By David Braund, S D Kryzhitskiy
The examine of Olbia has constantly been set aside in the course of the notable result of its excavations and the beauty of person unearths there. This quantity specializes in the interplay of town of Olbia and the inhabitants round it, embracing either the Scythian and the classical worlds. Chapters give some thought to the growth of archaeology at Olbia, Herodotus' account of Olbia and its environs, interplay among Greeks and non-Greeks, and Olbia's state of affairs less than the early Roman Empire. providing the chance to have interaction with one of the most urgent present concerns during this box, this quantity could be crucial examining for students and scholars engaged with the traditional heritage and archaeology of the Black Sea.
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Additional info for Classical Olbia and the Scythian World: From the Sixth Century BC to the Second Century AD
Herodotus draws a sharp distinction between the city, its emporion (probably Berezan, then a peninsula), and its neighbours. Olbia’s immediate neighbours engage in agriculture, albeit together with pastoralism. They include not only Scythians, but also the Callippidae, ‘Greek Scythians’ (Hdt. 17). 3 In particular, archaeology has been unable to identify them as a distinct cultural group, which in itself may well be the key observation about them. For their material culture, it seems, is not distinguishable in substance from that of Olbia and Berezan, save for the generally humbler lifestyle observable throughout Greater Olbia, from the seventh to the first century BC and 2 See West in this volume, offering rather different views on Herodotus.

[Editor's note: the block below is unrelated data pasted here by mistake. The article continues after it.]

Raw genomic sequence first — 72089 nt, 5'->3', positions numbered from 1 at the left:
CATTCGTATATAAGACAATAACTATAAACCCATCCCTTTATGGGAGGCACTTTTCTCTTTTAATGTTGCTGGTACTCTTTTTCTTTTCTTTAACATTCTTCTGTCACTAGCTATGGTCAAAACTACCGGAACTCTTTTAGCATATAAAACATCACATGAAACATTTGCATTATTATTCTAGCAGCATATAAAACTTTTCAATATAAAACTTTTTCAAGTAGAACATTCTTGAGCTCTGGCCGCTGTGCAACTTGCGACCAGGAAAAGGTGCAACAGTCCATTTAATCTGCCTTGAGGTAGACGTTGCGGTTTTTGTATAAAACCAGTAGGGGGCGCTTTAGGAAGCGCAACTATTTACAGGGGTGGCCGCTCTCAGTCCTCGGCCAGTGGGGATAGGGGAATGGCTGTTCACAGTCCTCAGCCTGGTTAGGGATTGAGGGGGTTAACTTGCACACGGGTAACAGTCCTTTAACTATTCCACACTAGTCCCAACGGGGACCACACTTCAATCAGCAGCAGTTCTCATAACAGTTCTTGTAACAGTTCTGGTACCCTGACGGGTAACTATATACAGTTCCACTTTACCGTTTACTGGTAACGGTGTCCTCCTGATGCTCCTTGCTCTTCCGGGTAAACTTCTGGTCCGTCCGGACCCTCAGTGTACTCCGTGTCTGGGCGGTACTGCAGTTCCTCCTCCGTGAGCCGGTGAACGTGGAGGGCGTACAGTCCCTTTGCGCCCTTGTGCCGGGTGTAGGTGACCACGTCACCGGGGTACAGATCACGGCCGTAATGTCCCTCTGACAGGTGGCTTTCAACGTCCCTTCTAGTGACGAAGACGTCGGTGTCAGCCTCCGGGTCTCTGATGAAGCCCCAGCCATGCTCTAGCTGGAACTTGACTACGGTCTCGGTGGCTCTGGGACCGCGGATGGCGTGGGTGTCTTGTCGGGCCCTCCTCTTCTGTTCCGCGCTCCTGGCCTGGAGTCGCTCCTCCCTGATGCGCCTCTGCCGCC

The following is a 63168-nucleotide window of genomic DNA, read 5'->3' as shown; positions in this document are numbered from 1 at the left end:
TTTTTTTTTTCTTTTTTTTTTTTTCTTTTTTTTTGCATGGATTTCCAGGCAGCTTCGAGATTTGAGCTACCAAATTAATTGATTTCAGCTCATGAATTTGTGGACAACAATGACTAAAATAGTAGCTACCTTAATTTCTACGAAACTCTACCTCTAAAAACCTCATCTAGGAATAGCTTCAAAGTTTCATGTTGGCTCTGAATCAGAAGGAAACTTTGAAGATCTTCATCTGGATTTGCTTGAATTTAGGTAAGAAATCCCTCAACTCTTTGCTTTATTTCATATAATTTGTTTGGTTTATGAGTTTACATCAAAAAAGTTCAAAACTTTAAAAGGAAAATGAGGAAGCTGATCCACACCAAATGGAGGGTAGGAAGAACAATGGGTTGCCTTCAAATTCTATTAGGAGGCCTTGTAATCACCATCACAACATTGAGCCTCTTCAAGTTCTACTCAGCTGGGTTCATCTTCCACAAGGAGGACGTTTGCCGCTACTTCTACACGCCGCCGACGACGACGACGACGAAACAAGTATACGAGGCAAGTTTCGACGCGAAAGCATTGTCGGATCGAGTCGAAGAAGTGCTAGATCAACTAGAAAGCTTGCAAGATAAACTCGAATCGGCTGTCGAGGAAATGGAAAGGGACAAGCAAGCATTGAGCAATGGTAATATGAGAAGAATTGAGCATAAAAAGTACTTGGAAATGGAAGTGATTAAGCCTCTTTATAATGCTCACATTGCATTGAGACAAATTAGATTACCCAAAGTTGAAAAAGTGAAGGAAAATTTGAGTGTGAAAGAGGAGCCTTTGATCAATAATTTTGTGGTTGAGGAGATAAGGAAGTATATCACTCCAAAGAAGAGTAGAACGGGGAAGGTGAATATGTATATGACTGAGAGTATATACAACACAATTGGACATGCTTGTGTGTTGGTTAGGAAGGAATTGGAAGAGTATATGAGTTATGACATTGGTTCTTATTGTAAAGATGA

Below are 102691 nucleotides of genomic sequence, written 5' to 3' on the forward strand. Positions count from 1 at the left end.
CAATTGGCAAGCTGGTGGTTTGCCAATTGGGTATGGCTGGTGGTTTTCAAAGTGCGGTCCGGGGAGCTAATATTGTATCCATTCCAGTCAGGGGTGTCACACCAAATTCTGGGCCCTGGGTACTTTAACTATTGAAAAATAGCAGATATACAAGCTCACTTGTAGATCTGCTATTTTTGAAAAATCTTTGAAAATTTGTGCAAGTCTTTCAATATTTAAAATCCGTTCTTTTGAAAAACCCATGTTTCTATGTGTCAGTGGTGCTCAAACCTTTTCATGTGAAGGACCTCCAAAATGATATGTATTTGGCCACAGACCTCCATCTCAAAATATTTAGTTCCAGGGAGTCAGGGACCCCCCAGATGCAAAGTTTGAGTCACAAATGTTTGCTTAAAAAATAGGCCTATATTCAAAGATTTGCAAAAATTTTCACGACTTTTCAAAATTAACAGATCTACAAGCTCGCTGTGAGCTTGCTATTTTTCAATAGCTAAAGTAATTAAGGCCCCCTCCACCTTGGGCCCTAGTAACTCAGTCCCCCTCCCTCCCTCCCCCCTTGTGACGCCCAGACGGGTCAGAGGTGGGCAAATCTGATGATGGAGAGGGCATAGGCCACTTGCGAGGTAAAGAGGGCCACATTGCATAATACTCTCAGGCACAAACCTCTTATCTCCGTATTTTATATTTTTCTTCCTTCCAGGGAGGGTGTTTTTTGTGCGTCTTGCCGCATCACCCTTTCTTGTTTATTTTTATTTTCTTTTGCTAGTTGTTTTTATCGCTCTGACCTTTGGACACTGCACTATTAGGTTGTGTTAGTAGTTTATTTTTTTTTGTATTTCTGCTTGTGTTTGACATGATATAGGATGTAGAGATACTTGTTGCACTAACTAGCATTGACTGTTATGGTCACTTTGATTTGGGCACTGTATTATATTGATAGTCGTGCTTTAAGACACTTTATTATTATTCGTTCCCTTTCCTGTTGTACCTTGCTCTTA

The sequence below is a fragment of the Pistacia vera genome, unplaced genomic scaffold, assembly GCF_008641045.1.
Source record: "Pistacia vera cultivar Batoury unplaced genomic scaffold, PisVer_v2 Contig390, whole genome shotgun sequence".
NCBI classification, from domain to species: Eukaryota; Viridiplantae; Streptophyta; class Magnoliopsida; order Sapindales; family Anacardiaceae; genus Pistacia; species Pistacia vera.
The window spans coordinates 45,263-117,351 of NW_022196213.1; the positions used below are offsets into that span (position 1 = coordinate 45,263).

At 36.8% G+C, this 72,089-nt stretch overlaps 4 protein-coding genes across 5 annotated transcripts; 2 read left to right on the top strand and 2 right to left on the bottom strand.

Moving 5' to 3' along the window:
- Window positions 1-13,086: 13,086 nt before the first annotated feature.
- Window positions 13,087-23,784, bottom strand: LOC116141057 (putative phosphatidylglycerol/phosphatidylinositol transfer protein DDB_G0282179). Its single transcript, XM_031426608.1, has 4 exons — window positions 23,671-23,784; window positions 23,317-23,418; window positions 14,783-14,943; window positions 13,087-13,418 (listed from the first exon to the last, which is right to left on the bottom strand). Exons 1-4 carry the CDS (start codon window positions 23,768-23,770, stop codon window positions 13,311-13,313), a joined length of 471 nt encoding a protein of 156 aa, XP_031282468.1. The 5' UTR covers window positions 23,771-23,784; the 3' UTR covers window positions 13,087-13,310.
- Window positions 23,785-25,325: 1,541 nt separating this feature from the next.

However, some differences must be allowed, notably the markedly higher ratio of handmade pottery in archaic Berezan than at Olbia and the still higher ratios in rural settlements. Marchenko 1987, 105 gives the percentages of total pottery (omitting amphorae) as 1–4 per cent (Olbia), 8–14 per cent (Berezan), and up to 36 per cent in the chora (Kutsurub I and Shirokaya Balka). The figures are no more than indicative, but they seem to show a clear tendency. 18). 28 The issue deserves attention particularly because it reveals very clearly the importance of distinguishing between local Olbian perspectives and the visions offered by external authorities, including Herodotus himself.
S. Rusyayeva. . 32 honey and a ram . . ) to send33 . . ) god-made places and around . . ) . . )34 (the) sacred light35 . . ) justly in Chalcene36 the women . . ) from there to Hylaea . . again the altars have been harmed . . of the Mother of the Gods and of Borysthenes and of Heracles . . after the shipwreck the slaves, having landed37 . . ) the priesthood of Metrophanes,38 he left the sacred . . and of the pine-trees . . ) are bad, and of the trees . . 200 . . the hunters of horses have found, with risks, men of Tyragetans (?
Classical Olbia and the Scythian World: From the Sixth Century BC to the Second Century AD by David Braund, S D Kryzhitskiy